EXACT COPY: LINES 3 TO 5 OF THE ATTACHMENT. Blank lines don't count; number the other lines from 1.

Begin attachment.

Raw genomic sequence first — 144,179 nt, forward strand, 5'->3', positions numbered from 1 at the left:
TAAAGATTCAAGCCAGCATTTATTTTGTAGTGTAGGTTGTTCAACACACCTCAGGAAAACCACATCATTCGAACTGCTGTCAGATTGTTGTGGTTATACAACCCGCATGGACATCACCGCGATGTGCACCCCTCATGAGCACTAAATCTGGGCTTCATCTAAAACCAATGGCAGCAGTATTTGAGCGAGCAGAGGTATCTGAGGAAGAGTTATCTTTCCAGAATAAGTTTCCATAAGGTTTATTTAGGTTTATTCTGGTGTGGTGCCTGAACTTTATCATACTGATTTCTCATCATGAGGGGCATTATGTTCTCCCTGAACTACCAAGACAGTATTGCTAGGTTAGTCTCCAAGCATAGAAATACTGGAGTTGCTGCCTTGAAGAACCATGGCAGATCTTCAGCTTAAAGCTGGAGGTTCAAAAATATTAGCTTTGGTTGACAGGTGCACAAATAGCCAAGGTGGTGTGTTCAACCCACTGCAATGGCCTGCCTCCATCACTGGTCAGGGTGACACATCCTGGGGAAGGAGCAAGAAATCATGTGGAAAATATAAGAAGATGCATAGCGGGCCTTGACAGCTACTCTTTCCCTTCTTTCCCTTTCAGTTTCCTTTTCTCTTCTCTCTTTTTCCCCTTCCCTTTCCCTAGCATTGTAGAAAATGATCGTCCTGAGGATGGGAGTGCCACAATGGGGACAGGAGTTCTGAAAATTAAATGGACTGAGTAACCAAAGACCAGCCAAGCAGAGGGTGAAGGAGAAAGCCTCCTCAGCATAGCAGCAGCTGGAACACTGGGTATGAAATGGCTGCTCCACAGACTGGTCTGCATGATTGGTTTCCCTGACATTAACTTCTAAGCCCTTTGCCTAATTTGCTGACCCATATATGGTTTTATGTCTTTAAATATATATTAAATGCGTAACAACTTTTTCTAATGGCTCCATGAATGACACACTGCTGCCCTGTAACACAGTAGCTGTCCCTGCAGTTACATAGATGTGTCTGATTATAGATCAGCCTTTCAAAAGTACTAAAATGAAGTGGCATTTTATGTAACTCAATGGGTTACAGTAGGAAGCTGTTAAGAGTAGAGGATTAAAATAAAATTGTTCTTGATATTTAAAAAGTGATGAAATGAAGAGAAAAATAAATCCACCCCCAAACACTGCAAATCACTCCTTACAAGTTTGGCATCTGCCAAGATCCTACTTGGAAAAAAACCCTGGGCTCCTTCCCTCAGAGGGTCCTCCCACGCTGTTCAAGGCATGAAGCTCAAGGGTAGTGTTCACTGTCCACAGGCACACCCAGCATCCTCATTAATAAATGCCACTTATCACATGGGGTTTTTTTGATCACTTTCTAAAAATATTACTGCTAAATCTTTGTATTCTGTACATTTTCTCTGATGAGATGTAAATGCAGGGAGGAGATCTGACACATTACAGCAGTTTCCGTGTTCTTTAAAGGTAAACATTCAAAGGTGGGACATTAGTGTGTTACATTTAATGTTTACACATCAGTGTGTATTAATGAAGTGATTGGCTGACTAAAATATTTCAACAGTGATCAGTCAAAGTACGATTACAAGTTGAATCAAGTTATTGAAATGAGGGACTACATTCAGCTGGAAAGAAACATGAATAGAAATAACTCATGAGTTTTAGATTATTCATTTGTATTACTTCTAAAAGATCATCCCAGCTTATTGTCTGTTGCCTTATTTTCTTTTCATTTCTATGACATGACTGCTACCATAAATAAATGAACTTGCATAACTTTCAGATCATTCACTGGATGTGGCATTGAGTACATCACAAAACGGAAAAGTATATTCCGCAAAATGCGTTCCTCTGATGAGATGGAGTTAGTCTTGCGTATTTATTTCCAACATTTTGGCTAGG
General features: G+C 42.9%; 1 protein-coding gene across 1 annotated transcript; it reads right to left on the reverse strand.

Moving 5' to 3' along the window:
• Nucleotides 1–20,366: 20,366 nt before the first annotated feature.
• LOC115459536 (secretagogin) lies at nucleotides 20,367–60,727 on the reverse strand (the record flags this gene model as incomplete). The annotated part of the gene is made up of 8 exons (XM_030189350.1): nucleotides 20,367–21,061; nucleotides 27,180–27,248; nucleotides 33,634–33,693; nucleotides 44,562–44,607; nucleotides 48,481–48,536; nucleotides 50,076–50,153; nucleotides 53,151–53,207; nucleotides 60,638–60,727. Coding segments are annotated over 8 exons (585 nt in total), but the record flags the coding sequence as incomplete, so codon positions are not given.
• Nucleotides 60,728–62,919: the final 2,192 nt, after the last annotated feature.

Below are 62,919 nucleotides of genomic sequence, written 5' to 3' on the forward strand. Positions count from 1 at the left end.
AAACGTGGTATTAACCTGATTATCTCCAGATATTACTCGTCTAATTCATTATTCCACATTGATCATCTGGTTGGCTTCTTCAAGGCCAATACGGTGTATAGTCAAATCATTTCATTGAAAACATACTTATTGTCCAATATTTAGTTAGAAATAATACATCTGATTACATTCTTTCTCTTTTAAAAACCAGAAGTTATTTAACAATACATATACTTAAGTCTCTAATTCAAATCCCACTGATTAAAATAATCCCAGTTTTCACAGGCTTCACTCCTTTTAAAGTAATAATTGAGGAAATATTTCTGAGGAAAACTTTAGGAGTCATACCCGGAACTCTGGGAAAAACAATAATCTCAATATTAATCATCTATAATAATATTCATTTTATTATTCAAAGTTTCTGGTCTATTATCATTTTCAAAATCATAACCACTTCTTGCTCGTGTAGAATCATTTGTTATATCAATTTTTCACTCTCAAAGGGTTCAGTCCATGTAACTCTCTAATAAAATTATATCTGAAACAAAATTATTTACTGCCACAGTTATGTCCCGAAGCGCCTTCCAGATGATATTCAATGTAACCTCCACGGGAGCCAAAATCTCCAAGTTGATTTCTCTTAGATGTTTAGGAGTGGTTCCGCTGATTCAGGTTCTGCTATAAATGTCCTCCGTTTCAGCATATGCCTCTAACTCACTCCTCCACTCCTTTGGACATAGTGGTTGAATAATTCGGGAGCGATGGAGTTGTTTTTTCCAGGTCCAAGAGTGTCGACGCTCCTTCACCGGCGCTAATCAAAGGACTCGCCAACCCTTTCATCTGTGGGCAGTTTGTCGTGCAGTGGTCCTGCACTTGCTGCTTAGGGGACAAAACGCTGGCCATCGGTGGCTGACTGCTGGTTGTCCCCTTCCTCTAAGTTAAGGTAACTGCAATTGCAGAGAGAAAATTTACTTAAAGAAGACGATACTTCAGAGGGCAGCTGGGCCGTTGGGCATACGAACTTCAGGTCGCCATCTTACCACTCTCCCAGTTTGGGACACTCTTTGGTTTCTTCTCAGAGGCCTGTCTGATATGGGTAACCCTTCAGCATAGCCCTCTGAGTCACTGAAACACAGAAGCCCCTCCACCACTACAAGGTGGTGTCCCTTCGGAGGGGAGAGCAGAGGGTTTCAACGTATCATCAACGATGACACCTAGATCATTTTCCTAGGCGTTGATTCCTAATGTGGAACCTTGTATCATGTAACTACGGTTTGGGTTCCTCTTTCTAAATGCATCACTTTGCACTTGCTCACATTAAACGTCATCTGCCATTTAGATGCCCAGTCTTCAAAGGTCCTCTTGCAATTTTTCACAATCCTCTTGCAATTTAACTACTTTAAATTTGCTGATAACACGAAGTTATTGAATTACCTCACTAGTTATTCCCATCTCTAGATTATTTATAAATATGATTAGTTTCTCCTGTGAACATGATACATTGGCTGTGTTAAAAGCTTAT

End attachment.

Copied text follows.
General features: G+C 42.9%; 1 protein-coding gene across 1 annotated transcript; it reads right to left on the reverse strand.

Moving 5' to 3' along the window:
• Nucleotides 1–20,366: 20,366 nt before the first annotated feature.